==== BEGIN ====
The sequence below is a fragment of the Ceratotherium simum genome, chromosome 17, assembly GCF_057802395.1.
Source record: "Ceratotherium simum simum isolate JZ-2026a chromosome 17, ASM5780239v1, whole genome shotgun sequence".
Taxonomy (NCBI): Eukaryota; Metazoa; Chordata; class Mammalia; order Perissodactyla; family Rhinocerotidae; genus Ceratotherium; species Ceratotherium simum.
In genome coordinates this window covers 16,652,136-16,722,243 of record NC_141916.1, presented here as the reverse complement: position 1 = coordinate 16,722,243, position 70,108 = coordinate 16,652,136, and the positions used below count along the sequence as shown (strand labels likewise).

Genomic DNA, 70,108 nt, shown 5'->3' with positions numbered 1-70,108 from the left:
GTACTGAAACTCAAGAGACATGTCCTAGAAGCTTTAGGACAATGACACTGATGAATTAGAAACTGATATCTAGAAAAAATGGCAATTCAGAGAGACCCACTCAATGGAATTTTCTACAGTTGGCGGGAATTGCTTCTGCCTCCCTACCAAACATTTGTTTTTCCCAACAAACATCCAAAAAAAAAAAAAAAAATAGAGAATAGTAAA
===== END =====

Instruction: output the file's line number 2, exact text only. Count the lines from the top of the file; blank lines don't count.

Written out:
Source record: "Ceratotherium simum simum isolate JZ-2026a chromosome 17, ASM5780239v1, whole genome shotgun sequence".